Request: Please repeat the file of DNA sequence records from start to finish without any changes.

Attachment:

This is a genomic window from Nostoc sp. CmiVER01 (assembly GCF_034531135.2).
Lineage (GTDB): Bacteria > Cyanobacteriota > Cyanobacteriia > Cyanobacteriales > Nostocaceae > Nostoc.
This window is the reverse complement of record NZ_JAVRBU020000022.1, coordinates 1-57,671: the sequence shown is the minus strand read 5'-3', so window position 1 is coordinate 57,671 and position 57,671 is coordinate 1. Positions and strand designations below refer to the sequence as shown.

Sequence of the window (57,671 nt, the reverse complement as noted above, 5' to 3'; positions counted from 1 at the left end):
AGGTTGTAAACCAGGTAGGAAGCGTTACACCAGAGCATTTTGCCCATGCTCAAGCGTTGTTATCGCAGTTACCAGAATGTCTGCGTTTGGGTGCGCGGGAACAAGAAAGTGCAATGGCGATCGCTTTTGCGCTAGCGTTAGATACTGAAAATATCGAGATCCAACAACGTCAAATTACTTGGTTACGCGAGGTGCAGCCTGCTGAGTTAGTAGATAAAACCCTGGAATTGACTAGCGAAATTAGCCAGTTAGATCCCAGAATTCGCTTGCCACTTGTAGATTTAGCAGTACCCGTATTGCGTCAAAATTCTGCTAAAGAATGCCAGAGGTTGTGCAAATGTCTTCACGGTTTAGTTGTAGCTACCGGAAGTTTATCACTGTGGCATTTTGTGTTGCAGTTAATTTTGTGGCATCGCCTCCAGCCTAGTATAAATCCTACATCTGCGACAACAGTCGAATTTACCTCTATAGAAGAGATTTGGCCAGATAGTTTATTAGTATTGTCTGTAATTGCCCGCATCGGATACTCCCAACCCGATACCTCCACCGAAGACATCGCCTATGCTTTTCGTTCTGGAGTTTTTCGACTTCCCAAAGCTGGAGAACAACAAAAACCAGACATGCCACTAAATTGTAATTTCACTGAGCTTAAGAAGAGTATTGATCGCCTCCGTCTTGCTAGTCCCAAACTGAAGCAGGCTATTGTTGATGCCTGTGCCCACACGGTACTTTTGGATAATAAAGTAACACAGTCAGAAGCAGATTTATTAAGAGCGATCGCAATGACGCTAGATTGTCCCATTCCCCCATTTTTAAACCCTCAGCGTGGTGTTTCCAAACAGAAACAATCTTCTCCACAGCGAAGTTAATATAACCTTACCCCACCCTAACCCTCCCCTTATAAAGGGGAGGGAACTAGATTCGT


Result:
This is a genomic window from Nostoc sp. CmiVER01 (assembly GCF_034531135.2).
Lineage (GTDB): Bacteria > Cyanobacteriota > Cyanobacteriia > Cyanobacteriales > Nostocaceae > Nostoc.
This window is the reverse complement of record NZ_JAVRBU020000022.1, coordinates 1-57,671: the sequence shown is the minus strand read 5'-3', so window position 1 is coordinate 57,671 and position 57,671 is coordinate 1. Positions and strand designations below refer to the sequence as shown.

Sequence of the window (57,671 nt, the reverse complement as noted above, 5' to 3'; positions counted from 1 at the left end):
AGGTTGTAAACCAGGTAGGAAGCGTTACACCAGAGCATTTTGCCCATGCTCAAGCGTTGTTATCGCAGTTACCAGAATGTCTGCGTTTGGGTGCGCGGGAACAAGAAAGTGCAATGGCGATCGCTTTTGCGCTAGCGTTAGATACTGAAAATATCGAGATCCAACAACGTCAAATTACTTGGTTACGCGAGGTGCAGCCTGCTGAGTTAGTAGATAAAACCCTGGAATTGACTAGCGAAATTAGCCAGTTAGATCCCAGAATTCGCTTGCCACTTGTAGATTTAGCAGTACCCGTATTGCGTCAAAATTCTGCTAAAGAATGCCAGAGGTTGTGCAAATGTCTTCACGGTTTAGTTGTAGCTACCGGAAGTTTATCACTGTGGCATTTTGTGTTGCAGTTAATTTTGTGGCATCGCCTCCAGCCTAGTATAAATCCTACATCTGCGACAACAGTCGAATTTACCTCTATAGAAGAGATTTGGCCAGATAGTTTATTAGTATTGTCTGTAATTGCCCGCATCGGATACTCCCAACCCGATACCTCCACCGAAGACATCGCCTATGCTTTTCGTTCTGGAGTTTTTCGACTTCCCAAAGCTGGAGAACAACAAAAACCAGACATGCCACTAAATTGTAATTTCACTGAGCTTAAGAAGAGTATTGATCGCCTCCGTCTTGCTAGTCCCAAACTGAAGCAGGCTATTGTTGATGCCTGTGCCCACACGGTACTTTTGGATAATAAAGTAACACAGTCAGAAGCAGATTTATTAAGAGCGATCGCAATGACGCTAGATTGTCCCATTCCCCCATTTTTAAACCCTCAGCGTGGTGTTTCCAAACAGAAACAATCTTCTCCACAGCGAAGTTAATATAACCTTACCCCACCCTAACCCTCCCCTTATAAAGGGGAGGGAACTAGATTCGT